Also, be careful when you’re using keywords in your posts. It’s a bad idea to keep repeating the keyword over and over again. Use it a few times in your post, and make sure it sounds natural.
You should have your keyword or some variation of your keyword in the
- meta title (which doesn’t have to be the same as your post title),
- meta description,
- first paragraph of your post,
- in a subheading, and
- in the alt tags of your images.
If you pay attention to your SEO plugin, it will guide you in creating all of these things. In fact, the Yoast website has a great guide on the basic SEO concepts tracked by their plugin.
Create a Schedule
Now that you’ve got a bit of a taste of writing posts for your blog, it’s time to create a schedule. How do you feel about writing? How often do you feel like you can create a good post? Once a week? Every day? 3 times a week?
Creating a blog schedule is important because you need to post consistently to keep your website fresh. This doesn’t mean you have to be stressing yourself out trying to create posts every day. I have a friend who rarely posts on her blog, but keeps her Instagram updated.
What type of influencer will you be? If you like to post photos with short descriptions, having an Instagram supplemented by your blog might be a good idea. Why have a blog at all? To collect those email subscribers and have an online presence that is controlled by you.
I’m getting a little bit off topic here so let’s get back to the point: you need to decide how much you can handle. It’s perfectly acceptable to post once every one or two weeks.
I personally have plans to post no more than twice a week once I finish posting all the important stuff I need to have up. This strategy is good if you have the time, but if you don’t, don’t stress. Just do what you can and understand that in time, you’ll build up more momentum.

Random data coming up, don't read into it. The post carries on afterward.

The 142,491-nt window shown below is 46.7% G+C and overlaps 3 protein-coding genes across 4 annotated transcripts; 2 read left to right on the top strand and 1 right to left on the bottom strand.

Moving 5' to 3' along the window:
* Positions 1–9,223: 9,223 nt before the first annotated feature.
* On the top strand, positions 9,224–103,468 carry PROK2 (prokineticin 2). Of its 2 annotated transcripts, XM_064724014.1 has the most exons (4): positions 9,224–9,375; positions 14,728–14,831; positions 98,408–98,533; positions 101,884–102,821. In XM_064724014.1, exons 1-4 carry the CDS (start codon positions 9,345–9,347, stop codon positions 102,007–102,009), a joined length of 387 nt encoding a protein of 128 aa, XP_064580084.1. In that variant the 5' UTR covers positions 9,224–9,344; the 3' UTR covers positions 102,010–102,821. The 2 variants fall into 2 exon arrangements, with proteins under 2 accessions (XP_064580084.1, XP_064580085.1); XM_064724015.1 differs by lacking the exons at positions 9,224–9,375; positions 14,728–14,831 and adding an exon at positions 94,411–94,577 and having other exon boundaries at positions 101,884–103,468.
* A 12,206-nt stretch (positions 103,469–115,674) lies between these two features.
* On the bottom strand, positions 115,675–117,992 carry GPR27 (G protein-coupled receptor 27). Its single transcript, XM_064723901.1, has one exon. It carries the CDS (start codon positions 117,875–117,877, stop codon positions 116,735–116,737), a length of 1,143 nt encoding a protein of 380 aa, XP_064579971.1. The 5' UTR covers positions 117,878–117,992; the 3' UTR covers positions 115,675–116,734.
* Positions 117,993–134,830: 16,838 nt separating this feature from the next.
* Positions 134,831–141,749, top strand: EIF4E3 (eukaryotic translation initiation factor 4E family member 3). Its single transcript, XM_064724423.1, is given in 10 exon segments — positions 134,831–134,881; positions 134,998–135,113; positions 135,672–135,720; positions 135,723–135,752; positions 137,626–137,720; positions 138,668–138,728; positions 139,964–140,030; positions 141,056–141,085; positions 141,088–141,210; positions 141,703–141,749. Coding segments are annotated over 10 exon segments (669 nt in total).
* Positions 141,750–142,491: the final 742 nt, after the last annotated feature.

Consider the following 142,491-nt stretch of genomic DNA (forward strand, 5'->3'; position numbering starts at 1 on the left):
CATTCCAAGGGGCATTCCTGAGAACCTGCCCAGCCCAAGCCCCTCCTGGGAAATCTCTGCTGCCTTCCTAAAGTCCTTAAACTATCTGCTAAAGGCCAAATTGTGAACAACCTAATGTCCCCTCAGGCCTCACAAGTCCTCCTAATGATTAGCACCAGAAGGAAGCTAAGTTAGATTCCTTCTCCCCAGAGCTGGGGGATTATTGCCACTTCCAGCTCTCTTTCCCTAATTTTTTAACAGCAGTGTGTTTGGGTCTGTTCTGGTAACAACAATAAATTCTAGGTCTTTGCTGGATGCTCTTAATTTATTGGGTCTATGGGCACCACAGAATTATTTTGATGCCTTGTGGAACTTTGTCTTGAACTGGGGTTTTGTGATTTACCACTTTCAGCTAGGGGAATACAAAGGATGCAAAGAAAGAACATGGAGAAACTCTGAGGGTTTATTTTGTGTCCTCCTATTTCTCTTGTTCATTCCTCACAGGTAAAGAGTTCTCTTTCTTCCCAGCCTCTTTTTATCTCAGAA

Remember this one thing: posting every day doesn’t bring you more traffic. Promoting your posts does. Spend 70-80% of your time promoting, and use the rest of the time for posting.
Plan your posts ahead of time to help you create efficiently. Look into creating an editorial calendar. This is basically a calendar plan for what you’re going to post and when. This could be really detailed with all the tasks you need to do to create your posts, or it could simply be reminders of when posts should be finished and published.
You should also write your posts in advance. This way if you’re unable to work on your blog for some unforeseen reason, you don’t have to miss a week of posting. Just remember to play catch up when you can!
Trello*, WorkFlowly*, and CoSchedule* are planning, outlining, and scheduling (respectively) software that I use and recommend. Asana is also a popular task management choice with bloggers who work in teams. I’m also really having fun exploring a new tool I found recently called DropTask.